In a fascinating essay, published in Food for Thought: Essays on Eating and Culture (2007), entitled Is It Really Better to Travel than to Arrive? Airline food as a Reflection of Consumer Anxiety, Guillaume de Syon offers up a history of food in the sky. “Up to World War II, airplanes flew unpressurised at low altitudes, and oil leaks, kerosene smells, deafening noise and serious vibrations were par for the course for any passenger who chose to fly,” writes de Syon. “All this contributed to a pathology of flying that culminated in the fear of falling or crashing. Thus any occupation that help keep passengers’ minds away from staring at the engines on the wings, for example, was a good thing.”
Is there a more comforting distraction than food? “Originally, food was more about giving passengers something to do,” concurs Enda Corneille, the country manager for Emirates in Ireland. “If you were flying between Dublin and the US in the 1960s, the flight could take up to 13 hours. Now it’s a six- or seven-hour run. Flying was a very different experience in those days so food acted almost as a comfort to passengers, especially on their way home from their trip.”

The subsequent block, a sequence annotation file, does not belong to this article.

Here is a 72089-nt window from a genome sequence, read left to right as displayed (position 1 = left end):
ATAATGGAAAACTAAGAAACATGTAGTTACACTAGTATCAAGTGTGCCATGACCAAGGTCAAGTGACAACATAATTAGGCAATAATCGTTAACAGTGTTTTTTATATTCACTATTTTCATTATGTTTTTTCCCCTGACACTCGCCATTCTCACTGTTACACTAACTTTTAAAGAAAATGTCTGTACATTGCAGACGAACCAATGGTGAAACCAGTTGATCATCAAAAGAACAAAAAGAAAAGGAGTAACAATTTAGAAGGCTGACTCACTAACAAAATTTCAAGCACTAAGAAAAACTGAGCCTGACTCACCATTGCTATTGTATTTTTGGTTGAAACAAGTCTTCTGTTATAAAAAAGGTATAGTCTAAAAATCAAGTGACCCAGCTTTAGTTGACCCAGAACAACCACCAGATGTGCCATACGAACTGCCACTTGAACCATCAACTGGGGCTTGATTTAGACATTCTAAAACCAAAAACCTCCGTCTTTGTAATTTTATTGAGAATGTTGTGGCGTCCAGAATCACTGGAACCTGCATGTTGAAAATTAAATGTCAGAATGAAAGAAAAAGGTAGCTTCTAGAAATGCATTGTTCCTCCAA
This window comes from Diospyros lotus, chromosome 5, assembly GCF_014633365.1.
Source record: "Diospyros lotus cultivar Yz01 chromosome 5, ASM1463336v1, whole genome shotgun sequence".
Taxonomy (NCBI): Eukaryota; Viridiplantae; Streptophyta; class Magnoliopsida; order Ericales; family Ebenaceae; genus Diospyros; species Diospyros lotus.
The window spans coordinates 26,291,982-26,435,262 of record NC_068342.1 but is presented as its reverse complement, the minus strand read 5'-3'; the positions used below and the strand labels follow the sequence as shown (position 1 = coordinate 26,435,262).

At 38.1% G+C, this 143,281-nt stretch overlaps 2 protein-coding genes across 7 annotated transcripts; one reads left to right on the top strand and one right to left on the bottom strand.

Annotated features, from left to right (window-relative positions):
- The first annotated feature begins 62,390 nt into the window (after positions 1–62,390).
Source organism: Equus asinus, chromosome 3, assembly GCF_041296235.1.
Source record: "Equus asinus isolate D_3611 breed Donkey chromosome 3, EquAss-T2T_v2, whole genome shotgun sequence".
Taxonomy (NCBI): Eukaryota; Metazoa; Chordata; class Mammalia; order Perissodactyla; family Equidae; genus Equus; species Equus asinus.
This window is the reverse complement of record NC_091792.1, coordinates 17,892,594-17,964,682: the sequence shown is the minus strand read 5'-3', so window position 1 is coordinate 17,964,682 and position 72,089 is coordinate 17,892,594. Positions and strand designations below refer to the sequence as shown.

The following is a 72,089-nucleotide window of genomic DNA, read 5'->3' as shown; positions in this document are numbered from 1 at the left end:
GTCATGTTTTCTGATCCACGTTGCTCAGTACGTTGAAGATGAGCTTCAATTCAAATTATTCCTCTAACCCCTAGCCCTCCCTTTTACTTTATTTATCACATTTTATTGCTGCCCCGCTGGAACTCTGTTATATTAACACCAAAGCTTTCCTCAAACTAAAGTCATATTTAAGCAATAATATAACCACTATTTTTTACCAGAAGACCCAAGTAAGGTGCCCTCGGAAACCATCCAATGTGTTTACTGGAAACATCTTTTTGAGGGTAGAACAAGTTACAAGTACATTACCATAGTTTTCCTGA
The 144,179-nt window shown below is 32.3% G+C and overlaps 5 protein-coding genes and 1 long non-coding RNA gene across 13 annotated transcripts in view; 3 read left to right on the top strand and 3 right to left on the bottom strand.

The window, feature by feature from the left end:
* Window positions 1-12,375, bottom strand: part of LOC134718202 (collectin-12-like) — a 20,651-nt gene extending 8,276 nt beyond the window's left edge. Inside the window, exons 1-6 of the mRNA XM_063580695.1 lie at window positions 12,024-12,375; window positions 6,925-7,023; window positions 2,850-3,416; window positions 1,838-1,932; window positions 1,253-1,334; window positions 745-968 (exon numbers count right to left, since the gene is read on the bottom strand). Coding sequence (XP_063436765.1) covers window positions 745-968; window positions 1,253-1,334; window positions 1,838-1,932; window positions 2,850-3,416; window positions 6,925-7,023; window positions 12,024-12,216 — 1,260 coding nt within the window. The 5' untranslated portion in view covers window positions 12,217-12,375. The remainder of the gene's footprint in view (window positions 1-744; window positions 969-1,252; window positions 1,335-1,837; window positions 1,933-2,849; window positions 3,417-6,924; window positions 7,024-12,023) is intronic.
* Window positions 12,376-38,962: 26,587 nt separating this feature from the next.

But whether you’re flying short-haul on a budget airline in economy or long-haul in the luxury of first class, there is still the issue of how our tastebuds react to air travel. “It is hard to appreciate a wine’s bouquet or the freshness of a brioche in the literally rarefied atmosphere of an aircraft,” writes de Syon. “Nostrils are dry, and associated dehydration prevents taste buds from working properly.”
According to a 2010 study conducted by Germany’s Fraunhofer Institute for Building Physics, the dryness and low pressure of air travel reduces the sensitivity of your taste buds to sweet and salty foods by 30 per cent.
In 2015, Aer Lingus introduced its DIY crisp sandwich. To me, this was the double-wammy of comfort food distraction. Take your mind off the jet stream bumps by giving yourself a task of making, and then consuming, a crisp sandwich. Genius.